It was this last priority that Gen. Spano brought to Gen. David H. Petraeus, USA, commanding general, MNF-I. “He said, ‘Let’s move out and stand up a fusion cell.’ Thus, the ICCE was established and formalized,” Gen. Spano explains. Comprising 10 individuals, the ICCE is possible today because the time is right, he offers.

With the go-ahead to move on creating the ICCE, staffing the team became the next challenge to overcome. With no specific military skill sets to draw from, nor the manpower available to devote to this project, the general’s staff turned to the U.S. State Department personnel in-theater who had some experience in the area. While not formally assigned to the ICCE team, these government employees have been “great partners to work with,” he says, adding that a similar relationship was formed with personnel from the National Defense University. “It’s amazing what can be done when people come together and don’t care who gets the credit,” Gen. Spano notes.

The formal ICCE team was built from the ground up. The general and his staff searched for high-energy leaders who could think outside the box, be self-starters to root out information, network with local government officials, see what needed to be done and then just do it.

The Defense Information Systems Agency (DISA) was one source of personnel; the agency has two small teams in Iraq. One group services Defense Information System Network customers, and the other provides technical and management support to the Task Force for Business and Stability Operations (TF BSO). “As the TF BSO began a change in focus, DISA realigned that team to support the formation of a Communications Fusion Cell, now known as the ICCE, working directly for MNF-I CIS,” the general explains. A Marine Corps colonel and an Army lieutenant colonel assigned to the TF BSO team, who had a unique mix of education, skills and abilities, were tasked with starting up the ICCE team and making it operational, he adds.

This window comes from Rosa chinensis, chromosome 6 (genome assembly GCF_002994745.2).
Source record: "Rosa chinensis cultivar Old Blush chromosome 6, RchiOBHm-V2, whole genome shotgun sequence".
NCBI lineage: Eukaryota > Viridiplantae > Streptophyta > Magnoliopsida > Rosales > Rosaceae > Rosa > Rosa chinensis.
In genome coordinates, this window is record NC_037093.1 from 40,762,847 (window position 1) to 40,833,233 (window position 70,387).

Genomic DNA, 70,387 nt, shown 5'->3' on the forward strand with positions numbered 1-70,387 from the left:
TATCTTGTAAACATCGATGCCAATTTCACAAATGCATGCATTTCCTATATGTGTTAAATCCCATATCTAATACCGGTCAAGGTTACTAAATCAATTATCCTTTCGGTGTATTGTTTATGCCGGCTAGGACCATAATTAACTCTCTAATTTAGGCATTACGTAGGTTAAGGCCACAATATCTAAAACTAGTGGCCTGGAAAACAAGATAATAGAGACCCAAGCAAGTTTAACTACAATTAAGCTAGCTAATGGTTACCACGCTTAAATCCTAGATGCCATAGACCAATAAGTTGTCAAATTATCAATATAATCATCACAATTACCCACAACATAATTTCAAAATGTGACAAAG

The U.S. Air Force also provided staff for the ICCE. Five communications officers who were preparing to join the Global War on Terrorism arrived three weeks after Gen. Spano’s request for personnel, “much faster than I thought possible,” he quips.

“As we began to craft the vision and charter for the ICCE, we knew we needed expertise from industry, academia and even an interpreter. We added a management consultant on loan from the TF BSO—a valuable interpreter—and have gotten great support from the National Defense University. Our goal was to have the ICCE stood up, settled in and well organized during my time here. Getting the team assembled so fast has allowed us to blow past the early goals and begin making progress across many fronts,” the general shares.

The ICCE team wrapped its vision around the three major areas of policy, services and infrastructure. Team members then dispersed to seek out information about the current state of the country’s communications capabilities. They began speaking with members of various ministries, staffs, former ministers of communications, the prime minister’s head information technology representatives and anyone who could offer insights about past, current and future projects. They gathered information about policy and law, services such as the Internet and wireless communications, and infrastructure, including fiber, microwave, landlines, cell phones and cross-border connectivity. “The goal was to get to ground truth in these areas so we could identify what   wasn’t being done that needed to be done and to offer considerations that might better match priorities to resources,” Gen. Spano relates.

ICCE teammates include (l-r) Ehab Hosny, translator; Capt. Michael Fischer, USAF; Maj. Brian Bakshas, USAF; Lt. Col. Lisa Richter, USAF; 1st Lt. Aaron Smith, USAF; Col. James King, USMC; Capt. Barnard Cross, USAF; Capt. Carolyn Hackworth, USAF; Maj. Sam Laboy, USMC; Maj. Wade Buhler, USAF; Jeremy Elders, support contractor; Lt. Col. Paul Haffey, USA; and Capt. John Amann, USAF.
The team continues to identify these gaps—a process that is likely to continue for the foreseeable future. However, sufficient information has been gathered to begin addressing gaps and seams. These insights are shared with key stakeholders through bi-monthly working group meetings, he adds.

ICCE team members also are engaged in an information campaign to advertise themselves as the single comprehensive source of information on telecommunications and the information technology projects in Iraq. “The goal is to eventually have information come to us—rather than having to go find it—because those stakeholders see opportunity emerging from the ICCE organization. This is slowly beginning to happen. Moreover, the goal is for the minister of communications, or a government of Iraq entity, to assume lead for the ICCE while we shift to a partner role,” Gen. Spano says.